The Laguna Lodge Eco-Resort and Nature Reserve sits surreally amongst a picturesque Guatemalan landscape at Lake Atitlan, which dominates at the top of media's "most beautiful" lists. Laguna Lodge owners, Mayah Brandon and Jefferson Dent, harnessed some of the area's beauty when they opened their five-star, six-bedroom, boutique gem in 2008. The hotel is artfully constructed into the side of a mountain and distinguishes itself from others through eco-friendly, organic and vegetarian practices. Though it has unique features and services, some may argue that Laguna Lodge is a true standout, namely, because of its service to the community.
Brandon, a trained psychiatric nurse, felt a soulful connection to the lake and returned often until finally settling there permanently some 20 years ago.
"As I began to live here, I could see sick people and I knew how to help them," said Brandon.
And help them she did. Before joining with her life partner Dent, an Australian native whom she met in 1997, she began to provide services to local villagers. During a notable and early account, she noticed an elderly man, who had been blind for eight years. Brandon realized it was cataracts, a repairable eye condition of which he wasn't aware, and for which he could not afford treatment. Relentlessly, Brandon traveled hours on several occasions to take the man to a doctor to be treated. "It was like the lights had been turned on," Brandon recalled after his sight was restored.
With her heart and her medical training constantly guiding her, Brandon started the Laguna Community Care Program, funded out of her own pockets initially, but now includes donations from guests. "The program provides the best support to the neediest community members," said Brandon, particularly in the nearby Santa Cruz village. Over the years, the program has sent villagers to doctors and has funded children's school careers.
In addition to the program, the Laguna Lodge itself is also an instrument for service. According to the owners, the staff--who are exclusively Guatemalan--come first. It is important to the owners that all of the staff be from Guatemala "so that it can be a legacy for the people of Guatemala," said Dent. Most of the staff hired at the hotel were untrained until Brandon and Dent taught them all the skills necessary for their respective jobs.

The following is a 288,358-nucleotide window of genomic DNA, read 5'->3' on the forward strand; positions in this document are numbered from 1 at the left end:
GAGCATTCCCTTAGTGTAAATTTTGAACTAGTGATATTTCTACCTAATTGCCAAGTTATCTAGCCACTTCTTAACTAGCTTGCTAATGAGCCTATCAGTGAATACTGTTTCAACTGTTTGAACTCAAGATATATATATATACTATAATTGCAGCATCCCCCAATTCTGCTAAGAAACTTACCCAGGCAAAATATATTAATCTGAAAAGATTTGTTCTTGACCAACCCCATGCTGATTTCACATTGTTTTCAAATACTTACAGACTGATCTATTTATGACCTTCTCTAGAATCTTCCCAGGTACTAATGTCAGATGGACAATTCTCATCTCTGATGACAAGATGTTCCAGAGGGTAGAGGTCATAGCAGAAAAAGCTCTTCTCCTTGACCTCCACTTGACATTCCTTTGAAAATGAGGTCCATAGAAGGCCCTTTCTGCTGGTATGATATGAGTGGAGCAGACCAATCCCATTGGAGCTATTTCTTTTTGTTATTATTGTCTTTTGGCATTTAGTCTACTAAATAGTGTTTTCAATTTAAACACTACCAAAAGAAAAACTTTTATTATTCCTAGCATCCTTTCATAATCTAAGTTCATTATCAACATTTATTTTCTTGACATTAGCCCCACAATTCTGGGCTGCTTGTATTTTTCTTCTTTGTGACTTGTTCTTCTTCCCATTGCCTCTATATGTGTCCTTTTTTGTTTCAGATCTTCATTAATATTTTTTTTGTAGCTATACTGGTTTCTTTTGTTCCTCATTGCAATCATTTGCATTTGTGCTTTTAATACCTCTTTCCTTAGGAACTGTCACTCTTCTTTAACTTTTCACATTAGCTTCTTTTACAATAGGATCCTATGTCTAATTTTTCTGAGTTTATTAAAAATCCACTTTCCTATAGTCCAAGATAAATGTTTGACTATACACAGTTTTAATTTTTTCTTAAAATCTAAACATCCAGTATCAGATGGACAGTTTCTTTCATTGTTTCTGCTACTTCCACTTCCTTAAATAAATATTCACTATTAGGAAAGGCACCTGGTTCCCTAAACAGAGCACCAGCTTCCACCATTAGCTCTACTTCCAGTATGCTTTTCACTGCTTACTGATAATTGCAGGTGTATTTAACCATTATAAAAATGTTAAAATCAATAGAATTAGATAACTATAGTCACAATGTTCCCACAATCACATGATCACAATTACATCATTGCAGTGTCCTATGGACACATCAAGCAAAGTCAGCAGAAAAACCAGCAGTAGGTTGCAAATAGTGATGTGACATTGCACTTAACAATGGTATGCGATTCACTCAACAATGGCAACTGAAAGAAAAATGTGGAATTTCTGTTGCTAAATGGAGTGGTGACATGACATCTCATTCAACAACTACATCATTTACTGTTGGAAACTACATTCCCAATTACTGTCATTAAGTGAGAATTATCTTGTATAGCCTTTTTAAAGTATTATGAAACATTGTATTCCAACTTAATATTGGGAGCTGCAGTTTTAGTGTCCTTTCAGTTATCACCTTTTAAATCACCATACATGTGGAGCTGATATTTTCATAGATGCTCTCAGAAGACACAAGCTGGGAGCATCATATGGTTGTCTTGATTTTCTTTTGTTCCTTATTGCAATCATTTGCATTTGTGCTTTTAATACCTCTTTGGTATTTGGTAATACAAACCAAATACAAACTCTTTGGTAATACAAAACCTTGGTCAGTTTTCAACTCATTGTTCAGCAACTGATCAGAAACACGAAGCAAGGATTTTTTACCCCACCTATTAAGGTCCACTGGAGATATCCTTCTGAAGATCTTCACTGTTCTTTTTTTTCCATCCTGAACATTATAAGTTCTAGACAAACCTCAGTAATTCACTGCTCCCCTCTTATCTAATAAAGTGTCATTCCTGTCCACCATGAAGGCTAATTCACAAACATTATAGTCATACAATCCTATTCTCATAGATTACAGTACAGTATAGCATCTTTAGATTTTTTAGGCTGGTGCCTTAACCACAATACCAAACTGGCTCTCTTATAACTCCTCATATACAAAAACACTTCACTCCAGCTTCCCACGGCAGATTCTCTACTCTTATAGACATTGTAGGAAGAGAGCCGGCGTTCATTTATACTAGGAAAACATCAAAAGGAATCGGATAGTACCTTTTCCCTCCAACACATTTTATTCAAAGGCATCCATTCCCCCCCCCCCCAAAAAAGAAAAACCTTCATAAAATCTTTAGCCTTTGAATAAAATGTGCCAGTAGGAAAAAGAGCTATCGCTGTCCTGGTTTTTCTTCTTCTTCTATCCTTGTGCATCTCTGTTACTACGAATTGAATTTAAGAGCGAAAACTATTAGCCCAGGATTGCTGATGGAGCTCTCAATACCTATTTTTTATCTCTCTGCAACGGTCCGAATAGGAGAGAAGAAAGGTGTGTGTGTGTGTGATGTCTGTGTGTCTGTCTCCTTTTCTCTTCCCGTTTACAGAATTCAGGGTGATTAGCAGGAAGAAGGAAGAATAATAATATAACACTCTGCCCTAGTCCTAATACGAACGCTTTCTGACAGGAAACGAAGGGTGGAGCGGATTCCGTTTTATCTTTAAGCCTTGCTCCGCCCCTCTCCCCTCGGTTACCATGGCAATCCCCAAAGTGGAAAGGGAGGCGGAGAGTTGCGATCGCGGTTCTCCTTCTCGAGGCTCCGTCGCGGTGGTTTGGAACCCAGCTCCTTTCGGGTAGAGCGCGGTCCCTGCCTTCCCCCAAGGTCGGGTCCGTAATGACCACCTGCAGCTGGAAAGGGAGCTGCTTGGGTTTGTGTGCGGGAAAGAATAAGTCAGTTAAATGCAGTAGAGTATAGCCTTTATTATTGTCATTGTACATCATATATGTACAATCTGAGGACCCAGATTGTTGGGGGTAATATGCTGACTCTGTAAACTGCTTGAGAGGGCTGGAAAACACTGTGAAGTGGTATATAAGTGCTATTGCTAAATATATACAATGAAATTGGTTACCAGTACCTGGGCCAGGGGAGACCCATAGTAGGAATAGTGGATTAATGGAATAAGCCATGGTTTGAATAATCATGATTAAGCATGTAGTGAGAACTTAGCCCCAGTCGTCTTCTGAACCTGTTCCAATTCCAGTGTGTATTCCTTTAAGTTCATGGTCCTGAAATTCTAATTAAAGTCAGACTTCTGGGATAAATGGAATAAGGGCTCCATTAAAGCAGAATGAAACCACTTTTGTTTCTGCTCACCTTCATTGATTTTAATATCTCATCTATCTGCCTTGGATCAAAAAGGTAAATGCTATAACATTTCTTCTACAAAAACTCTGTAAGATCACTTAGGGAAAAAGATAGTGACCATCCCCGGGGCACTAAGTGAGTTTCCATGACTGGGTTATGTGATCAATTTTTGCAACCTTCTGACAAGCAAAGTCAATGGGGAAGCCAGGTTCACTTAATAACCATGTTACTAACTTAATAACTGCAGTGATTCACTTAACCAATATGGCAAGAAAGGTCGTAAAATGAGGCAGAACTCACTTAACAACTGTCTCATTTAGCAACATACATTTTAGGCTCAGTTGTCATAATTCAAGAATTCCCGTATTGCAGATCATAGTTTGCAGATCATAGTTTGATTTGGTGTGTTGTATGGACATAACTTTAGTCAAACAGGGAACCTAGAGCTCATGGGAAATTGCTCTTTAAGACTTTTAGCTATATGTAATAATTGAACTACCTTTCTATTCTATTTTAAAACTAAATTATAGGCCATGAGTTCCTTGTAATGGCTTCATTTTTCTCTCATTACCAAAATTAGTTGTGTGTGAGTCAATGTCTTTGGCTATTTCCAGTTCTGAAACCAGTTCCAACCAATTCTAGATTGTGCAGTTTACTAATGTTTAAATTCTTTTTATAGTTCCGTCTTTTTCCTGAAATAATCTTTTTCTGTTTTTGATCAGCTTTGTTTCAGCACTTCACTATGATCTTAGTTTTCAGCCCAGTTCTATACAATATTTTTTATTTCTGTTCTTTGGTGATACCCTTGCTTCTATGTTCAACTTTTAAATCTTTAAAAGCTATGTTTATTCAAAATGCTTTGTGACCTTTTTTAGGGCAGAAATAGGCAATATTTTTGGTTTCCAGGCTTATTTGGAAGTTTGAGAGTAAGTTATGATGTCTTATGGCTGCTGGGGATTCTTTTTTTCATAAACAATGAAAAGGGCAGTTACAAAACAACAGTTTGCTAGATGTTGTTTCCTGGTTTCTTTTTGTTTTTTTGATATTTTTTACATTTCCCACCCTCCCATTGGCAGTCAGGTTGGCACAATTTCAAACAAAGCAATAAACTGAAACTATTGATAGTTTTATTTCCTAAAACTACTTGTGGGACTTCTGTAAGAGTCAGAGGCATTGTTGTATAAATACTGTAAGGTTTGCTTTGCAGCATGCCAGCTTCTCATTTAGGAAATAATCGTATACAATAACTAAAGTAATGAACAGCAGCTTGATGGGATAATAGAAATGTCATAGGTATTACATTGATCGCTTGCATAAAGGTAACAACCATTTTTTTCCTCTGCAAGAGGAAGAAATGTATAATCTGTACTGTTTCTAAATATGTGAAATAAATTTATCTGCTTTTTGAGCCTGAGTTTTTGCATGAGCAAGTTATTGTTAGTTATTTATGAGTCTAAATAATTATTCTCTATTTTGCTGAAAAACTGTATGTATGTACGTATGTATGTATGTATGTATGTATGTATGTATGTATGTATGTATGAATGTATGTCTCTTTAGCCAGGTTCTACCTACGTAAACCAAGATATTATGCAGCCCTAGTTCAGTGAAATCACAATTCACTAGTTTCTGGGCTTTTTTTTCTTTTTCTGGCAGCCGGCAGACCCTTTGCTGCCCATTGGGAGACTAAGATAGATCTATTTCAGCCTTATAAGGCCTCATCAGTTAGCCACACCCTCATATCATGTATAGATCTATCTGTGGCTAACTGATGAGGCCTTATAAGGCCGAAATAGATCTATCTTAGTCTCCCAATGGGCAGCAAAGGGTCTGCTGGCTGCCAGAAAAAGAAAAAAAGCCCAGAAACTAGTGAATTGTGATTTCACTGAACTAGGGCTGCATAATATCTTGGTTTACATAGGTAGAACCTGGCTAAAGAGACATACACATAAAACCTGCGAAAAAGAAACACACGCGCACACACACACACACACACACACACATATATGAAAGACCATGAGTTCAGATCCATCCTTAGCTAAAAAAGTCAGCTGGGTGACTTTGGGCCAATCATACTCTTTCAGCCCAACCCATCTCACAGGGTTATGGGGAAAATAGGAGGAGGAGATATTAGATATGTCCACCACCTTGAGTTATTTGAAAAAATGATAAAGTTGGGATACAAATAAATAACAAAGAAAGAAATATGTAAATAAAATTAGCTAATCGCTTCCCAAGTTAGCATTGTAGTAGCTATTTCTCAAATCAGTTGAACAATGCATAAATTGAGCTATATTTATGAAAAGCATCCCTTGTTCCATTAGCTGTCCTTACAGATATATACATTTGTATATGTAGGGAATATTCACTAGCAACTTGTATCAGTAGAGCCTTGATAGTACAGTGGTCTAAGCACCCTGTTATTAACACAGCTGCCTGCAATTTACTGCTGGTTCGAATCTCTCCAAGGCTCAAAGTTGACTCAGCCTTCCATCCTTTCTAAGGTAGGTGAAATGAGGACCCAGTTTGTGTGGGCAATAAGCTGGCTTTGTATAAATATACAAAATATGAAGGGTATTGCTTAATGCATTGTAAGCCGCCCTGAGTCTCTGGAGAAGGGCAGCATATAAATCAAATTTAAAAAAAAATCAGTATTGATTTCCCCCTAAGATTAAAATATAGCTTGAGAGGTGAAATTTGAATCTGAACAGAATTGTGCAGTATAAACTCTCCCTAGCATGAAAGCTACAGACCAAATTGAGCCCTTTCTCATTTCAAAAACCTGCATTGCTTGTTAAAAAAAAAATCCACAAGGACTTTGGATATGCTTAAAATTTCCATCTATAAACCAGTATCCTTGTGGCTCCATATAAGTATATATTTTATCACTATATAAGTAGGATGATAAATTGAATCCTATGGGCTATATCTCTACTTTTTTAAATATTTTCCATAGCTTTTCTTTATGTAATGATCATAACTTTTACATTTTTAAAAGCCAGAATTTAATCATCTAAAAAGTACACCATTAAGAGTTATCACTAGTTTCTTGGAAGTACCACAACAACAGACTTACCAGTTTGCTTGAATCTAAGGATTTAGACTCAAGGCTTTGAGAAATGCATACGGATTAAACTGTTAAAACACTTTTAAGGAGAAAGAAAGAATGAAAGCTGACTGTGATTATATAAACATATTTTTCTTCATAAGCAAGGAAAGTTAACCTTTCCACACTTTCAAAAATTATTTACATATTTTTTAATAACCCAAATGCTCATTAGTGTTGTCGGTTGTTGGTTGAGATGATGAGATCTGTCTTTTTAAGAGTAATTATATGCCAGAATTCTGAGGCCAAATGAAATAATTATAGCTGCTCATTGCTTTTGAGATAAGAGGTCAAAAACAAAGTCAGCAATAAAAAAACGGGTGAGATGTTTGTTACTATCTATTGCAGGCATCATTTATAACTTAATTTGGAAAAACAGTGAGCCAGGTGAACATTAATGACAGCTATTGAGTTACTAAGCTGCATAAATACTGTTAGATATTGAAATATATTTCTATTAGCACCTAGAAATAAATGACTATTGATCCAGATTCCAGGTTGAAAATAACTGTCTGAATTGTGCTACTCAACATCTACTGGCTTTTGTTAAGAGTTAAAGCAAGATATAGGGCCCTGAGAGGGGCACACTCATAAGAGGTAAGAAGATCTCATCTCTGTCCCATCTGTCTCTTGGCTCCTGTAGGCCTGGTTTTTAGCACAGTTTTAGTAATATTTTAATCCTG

Workers that helped construct the hotel, under the watchful eye of Dent, who is a trained carpenter, became wait staff or kitchen staff once the hotel was erected. "It's an ecological promise to be 100 percent indigenous run," said Brandon. In fact, when the time comes for the couple to pass along ownership of the lodge, they are committed to it being given to the Guatemalan community.
"Once you adopt these families, you've got everyone for life. You've opened up a can worms because you've allowed yourself to see it, said Brandon.
Twice a year, the pair turns the Laguna Lodge into an ad-hoc medical facility and provides approximately $150,000 worth of care to some 200 people. Various doctors, primarily dentists, stay at the lodge for discounted prices and agree to provide pro-bono services. Primarily extractions, fillings and sometimes cosmetic dentistry work is performed. In addition, some help is given to those with broken arms and broken backs.
"It's not a business for me, it's a lifestyle," said Brandon. "We have a connection to the villagers." "Yes," agreed Dent, "This hotel is something different from the norm. And it's something we are proud of."
The Laguna Lodge was a finalist for a 2016 National Geographic World Legacy Award, in the Earth Changer category.
If you are interested in donating, visit the Laguna Lodge Community Care Program.
Or, visit the Laguna Lodge's main website.